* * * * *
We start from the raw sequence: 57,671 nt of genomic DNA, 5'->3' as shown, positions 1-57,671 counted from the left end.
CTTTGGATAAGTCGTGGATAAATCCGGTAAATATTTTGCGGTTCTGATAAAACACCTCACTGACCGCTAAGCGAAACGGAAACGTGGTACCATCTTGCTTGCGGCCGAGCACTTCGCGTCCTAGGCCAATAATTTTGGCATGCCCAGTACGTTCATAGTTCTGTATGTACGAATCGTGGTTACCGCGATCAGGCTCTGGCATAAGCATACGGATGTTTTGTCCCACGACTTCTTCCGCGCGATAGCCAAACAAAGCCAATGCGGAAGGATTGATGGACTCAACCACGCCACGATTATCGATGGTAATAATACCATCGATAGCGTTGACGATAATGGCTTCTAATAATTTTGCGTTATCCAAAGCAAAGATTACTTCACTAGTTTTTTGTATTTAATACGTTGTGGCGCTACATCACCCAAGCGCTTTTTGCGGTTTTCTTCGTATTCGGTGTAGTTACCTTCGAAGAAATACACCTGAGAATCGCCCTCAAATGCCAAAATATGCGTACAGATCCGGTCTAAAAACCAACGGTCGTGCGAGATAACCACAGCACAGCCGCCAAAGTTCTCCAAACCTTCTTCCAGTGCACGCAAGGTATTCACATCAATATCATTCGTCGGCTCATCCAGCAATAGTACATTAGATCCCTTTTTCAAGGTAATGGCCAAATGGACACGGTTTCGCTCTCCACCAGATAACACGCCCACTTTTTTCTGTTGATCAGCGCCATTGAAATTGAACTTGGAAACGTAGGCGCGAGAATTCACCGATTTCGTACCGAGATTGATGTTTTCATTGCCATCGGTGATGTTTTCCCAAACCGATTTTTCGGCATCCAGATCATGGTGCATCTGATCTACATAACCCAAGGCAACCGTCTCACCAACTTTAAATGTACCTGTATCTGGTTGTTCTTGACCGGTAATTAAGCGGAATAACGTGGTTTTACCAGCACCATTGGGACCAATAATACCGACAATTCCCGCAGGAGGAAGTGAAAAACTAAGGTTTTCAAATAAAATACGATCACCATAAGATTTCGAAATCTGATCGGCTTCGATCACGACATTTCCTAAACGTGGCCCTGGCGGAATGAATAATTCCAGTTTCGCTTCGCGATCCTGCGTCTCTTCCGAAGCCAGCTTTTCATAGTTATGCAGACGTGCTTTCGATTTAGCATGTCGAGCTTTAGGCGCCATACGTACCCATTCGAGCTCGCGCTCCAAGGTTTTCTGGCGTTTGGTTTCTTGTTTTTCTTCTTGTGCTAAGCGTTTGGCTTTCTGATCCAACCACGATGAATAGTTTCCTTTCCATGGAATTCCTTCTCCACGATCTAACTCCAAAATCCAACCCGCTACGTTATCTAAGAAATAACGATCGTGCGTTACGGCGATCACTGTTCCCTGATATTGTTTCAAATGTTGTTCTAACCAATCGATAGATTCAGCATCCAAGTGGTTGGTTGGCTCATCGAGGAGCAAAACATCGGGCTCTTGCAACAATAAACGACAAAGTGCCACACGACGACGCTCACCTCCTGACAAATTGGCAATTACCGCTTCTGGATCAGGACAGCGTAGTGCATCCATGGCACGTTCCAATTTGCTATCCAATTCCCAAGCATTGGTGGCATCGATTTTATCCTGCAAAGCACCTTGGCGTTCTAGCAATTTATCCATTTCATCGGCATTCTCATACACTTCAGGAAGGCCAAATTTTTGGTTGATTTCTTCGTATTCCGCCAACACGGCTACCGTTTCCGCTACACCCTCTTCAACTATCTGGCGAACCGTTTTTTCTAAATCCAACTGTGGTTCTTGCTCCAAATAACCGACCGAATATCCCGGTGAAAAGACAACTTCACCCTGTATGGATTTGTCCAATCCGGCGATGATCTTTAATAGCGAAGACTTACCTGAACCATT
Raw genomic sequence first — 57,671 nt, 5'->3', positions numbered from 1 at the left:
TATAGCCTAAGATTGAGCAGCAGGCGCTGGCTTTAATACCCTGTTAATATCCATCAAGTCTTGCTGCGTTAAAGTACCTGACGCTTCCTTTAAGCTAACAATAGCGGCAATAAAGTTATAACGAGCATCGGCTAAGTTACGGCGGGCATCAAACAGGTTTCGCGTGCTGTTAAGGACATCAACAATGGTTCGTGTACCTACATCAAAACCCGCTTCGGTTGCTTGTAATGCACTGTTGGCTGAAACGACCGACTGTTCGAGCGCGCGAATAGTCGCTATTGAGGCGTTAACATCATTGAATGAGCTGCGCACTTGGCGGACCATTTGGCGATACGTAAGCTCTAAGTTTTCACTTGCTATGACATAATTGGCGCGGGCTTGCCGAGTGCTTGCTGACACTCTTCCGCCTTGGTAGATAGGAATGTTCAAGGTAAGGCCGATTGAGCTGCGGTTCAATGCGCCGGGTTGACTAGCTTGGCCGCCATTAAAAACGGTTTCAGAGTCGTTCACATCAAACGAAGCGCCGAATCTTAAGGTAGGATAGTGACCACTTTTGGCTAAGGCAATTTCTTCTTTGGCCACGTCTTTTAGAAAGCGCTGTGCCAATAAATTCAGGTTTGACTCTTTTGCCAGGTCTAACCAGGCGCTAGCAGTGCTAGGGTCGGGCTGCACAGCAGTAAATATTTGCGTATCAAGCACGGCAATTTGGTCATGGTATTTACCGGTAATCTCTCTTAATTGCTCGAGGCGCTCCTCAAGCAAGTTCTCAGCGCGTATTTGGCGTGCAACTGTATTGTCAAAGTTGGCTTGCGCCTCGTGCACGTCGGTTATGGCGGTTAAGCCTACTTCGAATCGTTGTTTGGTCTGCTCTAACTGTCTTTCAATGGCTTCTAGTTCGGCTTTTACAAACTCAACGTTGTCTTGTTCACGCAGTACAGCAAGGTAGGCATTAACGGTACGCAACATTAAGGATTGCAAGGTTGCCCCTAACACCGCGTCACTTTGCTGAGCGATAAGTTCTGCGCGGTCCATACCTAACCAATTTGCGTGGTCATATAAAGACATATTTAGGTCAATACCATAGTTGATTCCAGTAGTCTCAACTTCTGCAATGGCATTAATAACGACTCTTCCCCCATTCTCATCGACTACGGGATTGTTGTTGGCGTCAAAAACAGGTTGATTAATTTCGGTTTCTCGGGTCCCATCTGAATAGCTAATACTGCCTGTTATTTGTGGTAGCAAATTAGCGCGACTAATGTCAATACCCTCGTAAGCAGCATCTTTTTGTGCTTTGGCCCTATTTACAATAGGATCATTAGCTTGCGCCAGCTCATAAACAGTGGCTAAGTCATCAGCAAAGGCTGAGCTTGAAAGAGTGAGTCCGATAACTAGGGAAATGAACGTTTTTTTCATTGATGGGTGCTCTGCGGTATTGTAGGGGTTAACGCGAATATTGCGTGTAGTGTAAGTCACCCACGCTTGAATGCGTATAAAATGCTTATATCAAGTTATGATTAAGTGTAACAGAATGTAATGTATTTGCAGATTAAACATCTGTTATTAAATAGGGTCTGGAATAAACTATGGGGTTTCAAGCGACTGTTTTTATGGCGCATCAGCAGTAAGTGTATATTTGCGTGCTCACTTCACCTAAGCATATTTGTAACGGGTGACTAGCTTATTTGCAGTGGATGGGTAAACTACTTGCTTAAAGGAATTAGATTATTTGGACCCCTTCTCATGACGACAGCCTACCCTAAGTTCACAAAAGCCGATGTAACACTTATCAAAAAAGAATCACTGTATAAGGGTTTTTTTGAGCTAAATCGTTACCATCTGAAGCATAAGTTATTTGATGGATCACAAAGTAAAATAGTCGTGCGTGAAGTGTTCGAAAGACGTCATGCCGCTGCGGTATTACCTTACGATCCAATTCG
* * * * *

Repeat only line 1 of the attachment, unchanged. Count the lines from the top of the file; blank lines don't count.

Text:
We start from the raw sequence: 57,671 nt of genomic DNA, 5'->3' as shown, positions 1-57,671 counted from the left end.